The White House on Wednesday released a 10-page document outlining the Trump administration’s strategy from 2018 to address China – underscoring India’s role as a new ally in Asia.
The document contains few surprises outlining plans to support allies and increase economic and counterintelligence efforts in neighboring countries.
But the US cooperation with India is prominent in the assessment.
“A strong India, in cooperation with like-minded countries, will act as a counterweight to China,” it said.
“China is aiming to dissolve US alliances and partnerships in the region. China will take advantage of vacuum cleaners and opportunities created by these diminished bonds. ”
The White House National Security Council report said the United States will “[a]I need to create a four-sided security framework with India, Japan, Australia and the United States as the main hubs. ”
President Trump initially cultivated a warm personal relationship with Chinese President Xi Jinping, but the bond disappeared with a trade war aimed at forcing an agreement to reform Chinese economic policy. Last year, Trump approved sanctions against Chinese officials for removing Hong Kong’s political autonomy and for abusing Uighur Muslim minorities. He also promised to “decouple” the United States and China economically in response to fraud in early data on COVID-19.
Unlike Trump, who was elected president, Biden has not spoken to the president of Taiwan since he won the election.
Trump visited India in February and in 2019 hosted a “Howdy, Modi!” gathers in Houston with 50,000 Indian Americans welcoming a visiting Indian Prime Minister Narendra Modi.
The strategy paper states that the United States will try to “[a]Accelerate India’s rise and capacity to serve as a security network provider and major defense partner Strengthen a lasting strategic partnership with India backed by a strong Indian military capable of effectively cooperating with the US and our partners in the region to counter common interests . ”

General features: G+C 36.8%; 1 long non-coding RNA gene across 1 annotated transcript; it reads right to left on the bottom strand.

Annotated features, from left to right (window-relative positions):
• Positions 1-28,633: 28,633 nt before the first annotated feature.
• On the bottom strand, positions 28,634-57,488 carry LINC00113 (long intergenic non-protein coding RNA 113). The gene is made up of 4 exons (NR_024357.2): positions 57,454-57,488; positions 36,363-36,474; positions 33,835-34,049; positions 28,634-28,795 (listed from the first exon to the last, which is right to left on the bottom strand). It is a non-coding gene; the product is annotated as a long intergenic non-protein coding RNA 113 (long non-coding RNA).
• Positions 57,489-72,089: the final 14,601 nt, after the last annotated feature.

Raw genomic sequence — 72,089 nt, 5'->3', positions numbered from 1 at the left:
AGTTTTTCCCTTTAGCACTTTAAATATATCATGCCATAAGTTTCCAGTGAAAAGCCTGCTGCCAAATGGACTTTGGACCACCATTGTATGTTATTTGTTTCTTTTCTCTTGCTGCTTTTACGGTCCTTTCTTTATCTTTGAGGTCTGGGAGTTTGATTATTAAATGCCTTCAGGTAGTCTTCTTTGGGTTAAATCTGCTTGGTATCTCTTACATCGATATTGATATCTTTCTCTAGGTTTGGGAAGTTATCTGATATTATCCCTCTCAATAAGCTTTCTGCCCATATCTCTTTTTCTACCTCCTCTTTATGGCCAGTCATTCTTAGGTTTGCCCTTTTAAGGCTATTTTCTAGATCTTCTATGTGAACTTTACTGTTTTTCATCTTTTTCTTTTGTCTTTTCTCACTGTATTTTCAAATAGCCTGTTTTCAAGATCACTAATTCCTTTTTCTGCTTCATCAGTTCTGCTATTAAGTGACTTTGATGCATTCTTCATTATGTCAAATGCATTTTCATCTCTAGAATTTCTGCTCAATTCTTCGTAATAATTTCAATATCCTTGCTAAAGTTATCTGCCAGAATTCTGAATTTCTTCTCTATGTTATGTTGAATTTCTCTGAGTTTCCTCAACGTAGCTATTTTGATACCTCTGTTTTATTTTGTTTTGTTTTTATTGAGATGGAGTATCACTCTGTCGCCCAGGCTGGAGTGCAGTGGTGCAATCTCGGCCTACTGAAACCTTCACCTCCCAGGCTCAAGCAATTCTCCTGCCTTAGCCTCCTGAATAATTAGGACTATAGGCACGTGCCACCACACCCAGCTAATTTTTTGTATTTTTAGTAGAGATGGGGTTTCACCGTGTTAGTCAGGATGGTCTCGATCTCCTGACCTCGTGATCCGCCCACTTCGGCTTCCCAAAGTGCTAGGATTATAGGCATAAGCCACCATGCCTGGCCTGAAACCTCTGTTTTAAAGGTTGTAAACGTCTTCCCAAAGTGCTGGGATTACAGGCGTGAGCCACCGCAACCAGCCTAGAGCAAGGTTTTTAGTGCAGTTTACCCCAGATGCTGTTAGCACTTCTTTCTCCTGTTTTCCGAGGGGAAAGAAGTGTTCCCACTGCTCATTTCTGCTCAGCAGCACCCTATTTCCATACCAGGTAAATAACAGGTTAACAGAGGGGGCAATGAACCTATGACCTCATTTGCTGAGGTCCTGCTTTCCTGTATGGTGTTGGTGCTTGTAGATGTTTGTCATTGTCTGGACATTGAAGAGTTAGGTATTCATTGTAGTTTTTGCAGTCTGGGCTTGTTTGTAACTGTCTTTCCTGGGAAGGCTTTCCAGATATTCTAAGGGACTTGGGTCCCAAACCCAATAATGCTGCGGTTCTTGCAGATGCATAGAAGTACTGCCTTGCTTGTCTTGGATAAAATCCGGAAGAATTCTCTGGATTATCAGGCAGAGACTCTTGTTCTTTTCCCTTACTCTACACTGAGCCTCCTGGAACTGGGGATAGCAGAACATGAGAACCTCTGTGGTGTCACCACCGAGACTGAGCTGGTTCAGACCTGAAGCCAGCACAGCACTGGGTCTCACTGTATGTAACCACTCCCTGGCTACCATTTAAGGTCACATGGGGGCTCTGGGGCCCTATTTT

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The document states that the United States must “[p]artist with India on cyber and space security and knowledge of maritime domain [and] [e]xpand division between the United States and India of intelligence and analytical exchanges. ”
The vision of strengthening India also implies “[w]ork[ing] with India and Japan to help fund projects that improve regional links between India and the countries of the region. ”
Although the strategy is outdated, other traditional US priorities are emphasized, such as protecting Taiwan’s de facto independence from China and persuading North Korea to abandon its nuclear weapons. Since the document was drafted, the Trump administration has led a largely successful campaign to deter allies from using Chinese telecommunications company Huawei for 5G infrastructure due to espionage problems.
The document states that the United States must “[e]Taiwan could develop an effective asymmetric defense strategy and capabilities that would help ensure its security, freedom from coercion, resilience, and the ability to engage China on its own terms. ”